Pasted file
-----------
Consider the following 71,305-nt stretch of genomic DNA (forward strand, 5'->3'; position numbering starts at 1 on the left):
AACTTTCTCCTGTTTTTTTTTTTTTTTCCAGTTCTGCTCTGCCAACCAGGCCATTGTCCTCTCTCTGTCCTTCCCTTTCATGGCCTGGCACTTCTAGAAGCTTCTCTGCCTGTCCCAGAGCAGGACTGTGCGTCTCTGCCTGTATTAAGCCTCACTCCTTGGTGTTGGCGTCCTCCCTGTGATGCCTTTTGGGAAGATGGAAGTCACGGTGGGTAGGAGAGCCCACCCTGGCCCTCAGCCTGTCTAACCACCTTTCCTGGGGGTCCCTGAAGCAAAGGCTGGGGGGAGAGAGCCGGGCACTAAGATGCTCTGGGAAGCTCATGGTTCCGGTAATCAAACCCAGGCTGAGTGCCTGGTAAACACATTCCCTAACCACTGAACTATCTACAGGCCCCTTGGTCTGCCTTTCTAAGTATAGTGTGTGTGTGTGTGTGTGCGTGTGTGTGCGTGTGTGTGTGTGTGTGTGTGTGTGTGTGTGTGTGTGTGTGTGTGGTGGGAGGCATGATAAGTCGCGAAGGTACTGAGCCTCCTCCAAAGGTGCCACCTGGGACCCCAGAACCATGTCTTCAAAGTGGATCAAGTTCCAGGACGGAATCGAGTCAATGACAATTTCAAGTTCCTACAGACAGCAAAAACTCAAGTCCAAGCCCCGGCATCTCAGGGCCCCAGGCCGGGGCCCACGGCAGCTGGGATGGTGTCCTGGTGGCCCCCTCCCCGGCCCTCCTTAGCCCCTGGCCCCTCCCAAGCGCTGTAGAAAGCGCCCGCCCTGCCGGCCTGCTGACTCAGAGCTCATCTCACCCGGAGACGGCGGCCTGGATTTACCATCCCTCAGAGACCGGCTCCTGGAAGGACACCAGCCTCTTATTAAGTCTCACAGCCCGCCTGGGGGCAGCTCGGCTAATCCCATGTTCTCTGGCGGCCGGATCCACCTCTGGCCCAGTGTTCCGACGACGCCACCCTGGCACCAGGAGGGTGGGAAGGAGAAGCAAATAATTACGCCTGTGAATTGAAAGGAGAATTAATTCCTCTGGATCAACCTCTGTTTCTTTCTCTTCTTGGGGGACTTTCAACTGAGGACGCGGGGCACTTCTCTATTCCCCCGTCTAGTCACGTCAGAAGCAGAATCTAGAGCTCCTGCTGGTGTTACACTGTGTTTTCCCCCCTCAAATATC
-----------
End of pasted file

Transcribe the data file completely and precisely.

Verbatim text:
Consider the following 71,305-nt stretch of genomic DNA (forward strand, 5'->3'; position numbering starts at 1 on the left):
AACTTTCTCCTGTTTTTTTTTTTTTTTCCAGTTCTGCTCTGCCAACCAGGCCATTGTCCTCTCTCTGTCCTTCCCTTTCATGGCCTGGCACTTCTAGAAGCTTCTCTGCCTGTCCCAGAGCAGGACTGTGCGTCTCTGCCTGTATTAAGCCTCACTCCTTGGTGTTGGCGTCCTCCCTGTGATGCCTTTTGGGAAGATGGAAGTCACGGTGGGTAGGAGAGCCCACCCTGGCCCTCAGCCTGTCTAACCACCTTTCCTGGGGGTCCCTGAAGCAAAGGCTGGGGGGAGAGAGCCGGGCACTAAGATGCTCTGGGAAGCTCATGGTTCCGGTAATCAAACCCAGGCTGAGTGCCTGGTAAACACATTCCCTAACCACTGAACTATCTACAGGCCCCTTGGTCTGCCTTTCTAAGTATAGTGTGTGTGTGTGTGTGTGCGTGTGTGTGCGTGTGTGTGTGTGTGTGTGTGTGTGTGTGTGTGTGTGTGTGTGTGGTGGGAGGCATGATAAGTCGCGAAGGTACTGAGCCTCCTCCAAAGGTGCCACCTGGGACCCCAGAACCATGTCTTCAAAGTGGATCAAGTTCCAGGACGGAATCGAGTCAATGACAATTTCAAGTTCCTACAGACAGCAAAAACTCAAGTCCAAGCCCCGGCATCTCAGGGCCCCAGGCCGGGGCCCACGGCAGCTGGGATGGTGTCCTGGTGGCCCCCTCCCCGGCCCTCCTTAGCCCCTGGCCCCTCCCAAGCGCTGTAGAAAGCGCCCGCCCTGCCGGCCTGCTGACTCAGAGCTCATCTCACCCGGAGACGGCGGCCTGGATTTACCATCCCTCAGAGACCGGCTCCTGGAAGGACACCAGCCTCTTATTAAGTCTCACAGCCCGCCTGGGGGCAGCTCGGCTAATCCCATGTTCTCTGGCGGCCGGATCCACCTCTGGCCCAGTGTTCCGACGACGCCACCCTGGCACCAGGAGGGTGGGAAGGAGAAGCAAATAATTACGCCTGTGAATTGAAAGGAGAATTAATTCCTCTGGATCAACCTCTGTTTCTTTCTCTTCTTGGGGGACTTTCAACTGAGGACGCGGGGCACTTCTCTATTCCCCCGTCTAGTCACGTCAGAAGCAGAATCTAGAGCTCCTGCTGGTGTTACACTGTGTTTTCCCCCCTCAAATATC